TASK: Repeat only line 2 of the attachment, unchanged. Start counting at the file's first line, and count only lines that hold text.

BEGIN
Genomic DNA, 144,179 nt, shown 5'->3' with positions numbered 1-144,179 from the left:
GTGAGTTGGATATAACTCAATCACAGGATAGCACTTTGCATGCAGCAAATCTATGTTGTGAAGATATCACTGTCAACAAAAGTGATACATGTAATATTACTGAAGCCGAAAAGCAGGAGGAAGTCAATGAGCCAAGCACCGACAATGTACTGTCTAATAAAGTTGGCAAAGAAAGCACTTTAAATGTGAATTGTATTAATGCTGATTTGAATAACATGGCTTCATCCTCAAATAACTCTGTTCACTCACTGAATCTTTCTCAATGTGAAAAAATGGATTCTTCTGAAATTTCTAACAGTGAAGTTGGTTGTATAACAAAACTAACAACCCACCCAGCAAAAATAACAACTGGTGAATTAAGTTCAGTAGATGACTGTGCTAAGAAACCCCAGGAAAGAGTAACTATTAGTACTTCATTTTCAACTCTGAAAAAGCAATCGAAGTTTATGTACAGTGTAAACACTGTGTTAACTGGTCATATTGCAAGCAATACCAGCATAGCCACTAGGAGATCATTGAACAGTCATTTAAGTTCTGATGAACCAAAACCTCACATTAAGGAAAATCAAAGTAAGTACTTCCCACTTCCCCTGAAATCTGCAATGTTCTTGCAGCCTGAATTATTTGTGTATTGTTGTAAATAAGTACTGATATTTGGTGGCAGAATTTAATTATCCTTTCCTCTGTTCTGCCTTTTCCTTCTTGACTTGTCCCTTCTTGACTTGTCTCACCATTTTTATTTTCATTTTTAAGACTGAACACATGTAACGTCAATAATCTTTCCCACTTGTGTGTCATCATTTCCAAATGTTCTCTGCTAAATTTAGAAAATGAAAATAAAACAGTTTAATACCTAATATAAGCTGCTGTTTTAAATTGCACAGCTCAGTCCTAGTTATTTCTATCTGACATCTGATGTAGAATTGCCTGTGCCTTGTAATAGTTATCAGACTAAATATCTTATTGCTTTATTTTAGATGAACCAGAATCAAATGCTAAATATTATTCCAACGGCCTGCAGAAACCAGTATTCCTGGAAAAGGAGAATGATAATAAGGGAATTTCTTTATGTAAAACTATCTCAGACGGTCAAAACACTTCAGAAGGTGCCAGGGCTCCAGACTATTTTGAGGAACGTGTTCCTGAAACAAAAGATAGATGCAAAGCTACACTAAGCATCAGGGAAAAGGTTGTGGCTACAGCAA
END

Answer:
GTGAGTTGGATATAACTCAATCACAGGATAGCACTTTGCATGCAGCAAATCTATGTTGTGAAGATATCACTGTCAACAAAAGTGATACATGTAATATTACTGAAGCCGAAAAGCAGGAGGAAGTCAATGAGCCAAGCACCGACAATGTACTGTCTAATAAAGTTGGCAAAGAAAGCACTTTAAATGTGAATTGTATTAATGCTGATTTGAATAACATGGCTTCATCCTCAAATAACTCTGTTCACTCACTGAATCTTTCTCAATGTGAAAAAATGGATTCTTCTGAAATTTCTAACAGTGAAGTTGGTTGTATAACAAAACTAACAACCCACCCAGCAAAAATAACAACTGGTGAATTAAGTTCAGTAGATGACTGTGCTAAGAAACCCCAGGAAAGAGTAACTATTAGTACTTCATTTTCAACTCTGAAAAAGCAATCGAAGTTTATGTACAGTGTAAACACTGTGTTAACTGGTCATATTGCAAGCAATACCAGCATAGCCACTAGGAGATCATTGAACAGTCATTTAAGTTCTGATGAACCAAAACCTCACATTAAGGAAAATCAAAGTAAGTACTTCCCACTTCCCCTGAAATCTGCAATGTTCTTGCAGCCTGAATTATTTGTGTATTGTTGTAAATAAGTACTGATATTTGGTGGCAGAATTTAATTATCCTTTCCTCTGTTCTGCCTTTTCCTTCTTGACTTGTCCCTTCTTGACTTGTCTCACCATTTTTATTTTCATTTTTAAGACTGAACACATGTAACGTCAATAATCTTTCCCACTTGTGTGTCATCATTTCCAAATGTTCTCTGCTAAATTTAGAAAATGAAAATAAAACAGTTTAATACCTAATATAAGCTGCTGTTTTAAATTGCACAGCTCAGTCCTAGTTATTTCTATCTGACATCTGATGTAGAATTGCCTGTGCCTTGTAATAGTTATCAGACTAAATATCTTATTGCTTTATTTTAGATGAACCAGAATCAAATGCTAAATATTATTCCAACGGCCTGCAGAAACCAGTATTCCTGGAAAAGGAGAATGATAATAAGGGAATTTCTTTATGTAAAACTATCTCAGACGGTCAAAACACTTCAGAAGGTGCCAGGGCTCCAGACTATTTTGAGGAACGTGTTCCTGAAACAAAAGATAGATGCAAAGCTACACTAAGCATCAGGGAAAAGGTTGTGGCTACAGCAA